Coronavirus could damage global growth in 2020: IMF
DUBAI: The epidemic could damage global economic growth this year, the IMF chief said Sunday, but a strong and rapid economic upturn could occur.
There may be a cut that we still expect to be in the 0.1-0.2 percent space, the managing director of the International Monetary Fund, Kristalina Georgieva, told the Global Women's Forum in Dubai .
She said the total impact of the spread of the disease that has already killed more than 1,600 people will depend on how quickly it was contained.
I advise everyone not to reach premature conclusions. There is still much uncertainty. We operate with scenarios, not yet with projections, ask me in 10 days, Georgieva said.
In its January update of the World Economic Outlook, the IMF reduced the global economic growth forecast in 2020 by 0.1 percent to 3.3 percent, after growth of 2.9 percent per year earlier, the lowest in a decade.
Georgieva said it was too early to assess the total impact of the epidemic, but acknowledged that it had already affected sectors such as tourism and transport.
It is too early to say because we still do not know what the nature of this virus is. We do not know how fast China can contain it. We do not know if it will spread to the rest. of the world, he said.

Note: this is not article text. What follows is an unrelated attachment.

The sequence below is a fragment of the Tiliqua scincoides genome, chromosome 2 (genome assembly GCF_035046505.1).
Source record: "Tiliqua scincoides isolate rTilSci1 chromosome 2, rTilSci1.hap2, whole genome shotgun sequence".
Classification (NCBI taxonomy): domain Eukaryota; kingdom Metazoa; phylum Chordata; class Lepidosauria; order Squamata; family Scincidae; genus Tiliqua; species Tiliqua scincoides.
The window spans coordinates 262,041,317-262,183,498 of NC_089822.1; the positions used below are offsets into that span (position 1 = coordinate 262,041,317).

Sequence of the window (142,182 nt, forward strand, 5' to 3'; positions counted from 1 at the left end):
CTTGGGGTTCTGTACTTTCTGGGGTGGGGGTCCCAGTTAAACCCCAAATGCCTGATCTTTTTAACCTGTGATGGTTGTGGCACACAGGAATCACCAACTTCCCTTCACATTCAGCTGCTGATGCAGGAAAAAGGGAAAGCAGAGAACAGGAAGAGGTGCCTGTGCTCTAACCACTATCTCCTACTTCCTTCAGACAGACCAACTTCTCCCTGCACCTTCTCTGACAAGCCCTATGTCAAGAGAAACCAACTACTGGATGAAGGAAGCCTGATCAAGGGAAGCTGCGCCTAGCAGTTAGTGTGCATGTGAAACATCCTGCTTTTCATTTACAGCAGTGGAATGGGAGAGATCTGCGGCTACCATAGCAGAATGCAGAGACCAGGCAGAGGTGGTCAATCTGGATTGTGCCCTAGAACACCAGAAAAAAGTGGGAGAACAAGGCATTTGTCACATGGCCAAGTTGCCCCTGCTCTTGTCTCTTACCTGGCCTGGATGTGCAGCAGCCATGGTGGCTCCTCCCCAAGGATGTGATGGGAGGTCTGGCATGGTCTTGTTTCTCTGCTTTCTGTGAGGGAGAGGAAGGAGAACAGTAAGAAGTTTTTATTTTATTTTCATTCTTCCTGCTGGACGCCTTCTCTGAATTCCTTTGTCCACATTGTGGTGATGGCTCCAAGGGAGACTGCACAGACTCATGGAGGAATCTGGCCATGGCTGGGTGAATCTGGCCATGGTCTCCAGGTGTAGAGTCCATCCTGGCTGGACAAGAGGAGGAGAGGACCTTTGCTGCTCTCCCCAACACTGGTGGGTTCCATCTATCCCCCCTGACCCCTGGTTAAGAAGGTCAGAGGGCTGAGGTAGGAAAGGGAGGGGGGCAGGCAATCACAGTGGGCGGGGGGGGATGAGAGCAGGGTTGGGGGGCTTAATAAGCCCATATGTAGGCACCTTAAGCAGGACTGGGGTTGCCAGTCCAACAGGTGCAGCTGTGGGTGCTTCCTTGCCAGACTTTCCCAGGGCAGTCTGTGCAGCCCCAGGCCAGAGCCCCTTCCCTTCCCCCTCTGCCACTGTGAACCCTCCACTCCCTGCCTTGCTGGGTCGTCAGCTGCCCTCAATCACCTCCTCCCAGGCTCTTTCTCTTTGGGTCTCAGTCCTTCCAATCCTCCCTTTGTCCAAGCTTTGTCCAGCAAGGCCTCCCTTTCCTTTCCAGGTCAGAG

If the disease is contained quickly, there may be a sharp fall and a very rapid rebound, in what is known as the V-shaped impact, he said.
Compared to the impact of Severe Acute Respiratory Syndrome (SARS) in 2002, he said that China's economy constituted only 8.0 percent of the world economy. Now, that figure is 19 percent.
She said the trade agreement between the U.S and China, the world's first and second economy, had reduced the impact of the disease on the global economy.
But the world should be worried about slow growth affected by uncertainty, the IMF chief said.
We are now stuck with low productivity growth, low economic growth, low interest rates and low inflation, she told the Dubai forum, also attended by US President Donald Trump daughter and former British prime minister Theresa May . (